10. Karni, Edi, 1999. "Elicitation of Subjective Probabilities When Preferences Are State-Dependent," International Economic Review, Department of Economics, University of Pennsylvania and Osaka University Institute of Social and Economic Research Association, vol. 40(2), pages 479-486, May.
    11. Antoni Bosch-Domènech & Joaquim Silvestre, 2006. "Risk aversion and embedding bias," Economics Working Papers 934, Department of Economics and Business, Universitat Pompeu Fabra.
    12. Tversky, Amos & Wakker, Peter, 1995. "Risk Attitudes and Decision Weights," Econometrica, Econometric Society, vol. 63(6), pages 1255-1280, November.
    13. Erik Hoelzl & Aldo Rustichini, 2005. "Overconfident: Do You Put Your Money On It?," Economic Journal, Royal Economic Society, vol. 115(503), pages 305-318, April.
    14. Dan Lovallo & Colin Camerer, 1999. "Overconfidence and Excess Entry: An Experimental Approach," American Economic Review, American Economic Association, vol. 89(1), pages 306-318, March.
    15. Glenn W. Harrison & Eric Johnson & Melayne M. McInnes & E. Elisabet Rutström, 2005. "Risk Aversion and Incentive Effects: Comment," American Economic Review, American Economic Association, vol. 95(3), pages 897-901, June.
    Full references (including those not matched with items on IDEAS)

    Citations

    Citations are extracted by the CitEc Project, subscribe to its RSS feed for this item.
    as


    Cited by:

    1. Antonio Filippin & Paolo Crosetto, 2016. "A Reconsideration of Gender Differences in Risk Attitudes," Management Science, INFORMS, vol. 62(11), pages 3138-3160, November.
    2. Bigoni, Maria & Le Coq, Chloé & Fridolfsson, Sven-Olof & Spagnolo, Giancarlo, 2008. "Risk Aversion, Prospect Theory, and Strategic Risk in Law Enforcement: Evidence From an Antitrust Experiment," SSE/EFI Working Paper Series in Economics and Finance 696, Stockholm School of Economics.
    3. Yannick Gabuthy & Nicolas Jacquemet, 2013. "Analyse économique du droit et méthode expérimentale," Economie & Prévision, La Documentation Française, vol. 0(1), pages 121-145.
    4. repec:hal:wpaper:halshs-00746617 is not listed on IDEAS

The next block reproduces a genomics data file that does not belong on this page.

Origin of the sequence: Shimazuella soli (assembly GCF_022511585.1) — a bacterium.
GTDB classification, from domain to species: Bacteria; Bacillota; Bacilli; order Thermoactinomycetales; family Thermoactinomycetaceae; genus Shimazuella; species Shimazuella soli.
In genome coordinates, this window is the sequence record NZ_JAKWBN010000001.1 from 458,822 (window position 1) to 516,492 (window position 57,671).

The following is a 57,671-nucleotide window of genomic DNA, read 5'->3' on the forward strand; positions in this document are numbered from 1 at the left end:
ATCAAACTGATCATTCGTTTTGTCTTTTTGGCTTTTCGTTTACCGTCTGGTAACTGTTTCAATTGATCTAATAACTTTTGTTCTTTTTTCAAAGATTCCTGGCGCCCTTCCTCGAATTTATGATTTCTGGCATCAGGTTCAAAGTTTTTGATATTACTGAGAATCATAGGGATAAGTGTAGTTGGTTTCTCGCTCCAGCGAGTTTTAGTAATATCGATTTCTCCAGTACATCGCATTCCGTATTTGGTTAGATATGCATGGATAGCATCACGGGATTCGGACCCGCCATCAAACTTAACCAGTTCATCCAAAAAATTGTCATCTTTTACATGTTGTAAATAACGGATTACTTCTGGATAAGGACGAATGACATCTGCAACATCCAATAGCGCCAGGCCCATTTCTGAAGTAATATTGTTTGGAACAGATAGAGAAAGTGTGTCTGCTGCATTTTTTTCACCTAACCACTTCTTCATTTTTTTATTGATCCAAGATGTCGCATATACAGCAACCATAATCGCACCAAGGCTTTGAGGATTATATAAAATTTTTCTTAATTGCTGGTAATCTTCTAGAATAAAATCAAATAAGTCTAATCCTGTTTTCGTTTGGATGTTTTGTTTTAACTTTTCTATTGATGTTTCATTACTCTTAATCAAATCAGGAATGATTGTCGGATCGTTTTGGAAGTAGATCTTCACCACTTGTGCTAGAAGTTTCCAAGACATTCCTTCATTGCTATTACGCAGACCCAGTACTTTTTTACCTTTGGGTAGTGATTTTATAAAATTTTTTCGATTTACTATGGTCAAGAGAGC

5. Antonio FILIPPIN & Paolo CROSETTO, 2014. "A Reconsideration of Gender Differences in Risk Attitudes," Departmental Working Papers 2014-01, Department of Economics, Management and Quantitative Methods at Università degli Studi di Milano.

    Corrections

    All material on this site has been provided by the respective publishers and authors. You can help correct errors and omissions. When requesting a correction, please mention this item's handle: RePEc:hal:cesptp:halshs-00272928. See general information about how to correct material in RePEc.

    For technical questions regarding this item, or to correct its authors, title, abstract, bibliographic or download information, contact: (CCSD). General contact details of provider: https://hal.archives-ouvertes.fr/ .

    If you have authored this item and are not yet registered with RePEc, we encourage you to do it here. This allows to link your profile to this item. It also allows you to accept potential citations to this item that we are uncertain about.

    If CitEc recognized a reference but did not link an item in RePEc to it, you can help with this form .

    If you know of missing items citing this one, you can help us creating those links by adding the relevant references in the same way as above, for each refering item. If you are a registered author of this item, you may also want to check the "citations" tab in your RePEc Author Service profile, as there may be some citations waiting for confirmation.

    Please note that corrections may take a couple of weeks to filter through the various RePEc services.

    IDEAS is a RePEc service hosted by the Research Division of the Federal Reserve Bank of St. Louis . RePEc uses bibliographic data supplied by the respective publishers.